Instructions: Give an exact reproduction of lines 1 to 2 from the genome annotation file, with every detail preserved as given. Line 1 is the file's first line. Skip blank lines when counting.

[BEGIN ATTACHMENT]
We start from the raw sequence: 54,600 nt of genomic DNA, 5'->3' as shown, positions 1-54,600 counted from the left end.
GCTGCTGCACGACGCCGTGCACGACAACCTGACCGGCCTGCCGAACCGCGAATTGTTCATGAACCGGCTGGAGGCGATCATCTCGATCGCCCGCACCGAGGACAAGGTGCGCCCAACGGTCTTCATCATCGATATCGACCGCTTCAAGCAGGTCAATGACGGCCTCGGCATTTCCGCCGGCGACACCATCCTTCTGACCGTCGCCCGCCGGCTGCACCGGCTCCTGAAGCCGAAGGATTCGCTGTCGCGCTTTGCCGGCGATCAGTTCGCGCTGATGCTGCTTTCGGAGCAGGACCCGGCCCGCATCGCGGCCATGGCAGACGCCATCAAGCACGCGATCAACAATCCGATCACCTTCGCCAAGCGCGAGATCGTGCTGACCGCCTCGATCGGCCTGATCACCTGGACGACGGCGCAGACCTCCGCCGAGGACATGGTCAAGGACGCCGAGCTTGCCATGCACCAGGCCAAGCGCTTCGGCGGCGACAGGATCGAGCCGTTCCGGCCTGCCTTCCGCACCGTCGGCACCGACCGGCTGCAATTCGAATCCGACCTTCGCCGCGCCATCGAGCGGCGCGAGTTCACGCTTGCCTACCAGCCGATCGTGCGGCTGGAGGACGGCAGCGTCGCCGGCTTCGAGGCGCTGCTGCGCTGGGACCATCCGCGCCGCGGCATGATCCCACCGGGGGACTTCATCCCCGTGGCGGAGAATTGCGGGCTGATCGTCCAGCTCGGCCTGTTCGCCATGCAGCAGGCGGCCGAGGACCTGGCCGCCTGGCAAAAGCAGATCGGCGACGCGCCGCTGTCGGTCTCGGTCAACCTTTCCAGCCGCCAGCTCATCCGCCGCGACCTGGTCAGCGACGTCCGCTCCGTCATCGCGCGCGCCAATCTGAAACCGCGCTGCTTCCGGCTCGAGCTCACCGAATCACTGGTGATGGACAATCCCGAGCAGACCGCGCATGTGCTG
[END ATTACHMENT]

We start from the raw sequence: 54,600 nt of genomic DNA, 5'->3' as shown, positions 1-54,600 counted from the left end.
GCTGCTGCACGACGCCGTGCACGACAACCTGACCGGCCTGCCGAACCGCGAATTGTTCATGAACCGGCTGGAGGCGATCATCTCGATCGCCCGCACCGAGGACAAGGTGCGCCCAACGGTCTTCATCATCGATATCGACCGCTTCAAGCAGGTCAATGACGGCCTCGGCATTTCCGCCGGCGACACCATCCTTCTGACCGTCGCCCGCCGGCTGCACCGGCTCCTGAAGCCGAAGGATTCGCTGTCGCGCTTTGCCGGCGATCAGTTCGCGCTGATGCTGCTTTCGGAGCAGGACCCGGCCCGCATCGCGGCCATGGCAGACGCCATCAAGCACGCGATCAACAATCCGATCACCTTCGCCAAGCGCGAGATCGTGCTGACCGCCTCGATCGGCCTGATCACCTGGACGACGGCGCAGACCTCCGCCGAGGACATGGTCAAGGACGCCGAGCTTGCCATGCACCAGGCCAAGCGCTTCGGCGGCGACAGGATCGAGCCGTTCCGGCCTGCCTTCCGCACCGTCGGCACCGACCGGCTGCAATTCGAATCCGACCTTCGCCGCGCCATCGAGCGGCGCGAGTTCACGCTTGCCTACCAGCCGATCGTGCGGCTGGAGGACGGCAGCGTCGCCGGCTTCGAGGCGCTGCTGCGCTGGGACCATCCGCGCCGCGGCATGATCCCACCGGGGGACTTCATCCCCGTGGCGGAGAATTGCGGGCTGATCGTCCAGCTCGGCCTGTTCGCCATGCAGCAGGCGGCCGAGGACCTGGCCGCCTGGCAAAAGCAGATCGGCGACGCGCCGCTGTCGGTCTCGGTCAACCTTTCCAGCCGCCAGCTCATCCGCCGCGACCTGGTCAGCGACGTCCGCTCCGTCATCGCGCGCGCCAATCTGAAACCGCGCTGCTTCCGGCTCGAGCTCACCGAATCACTGGTGATGGACAATCCCGAGCAGACCGCGCATGTGCTG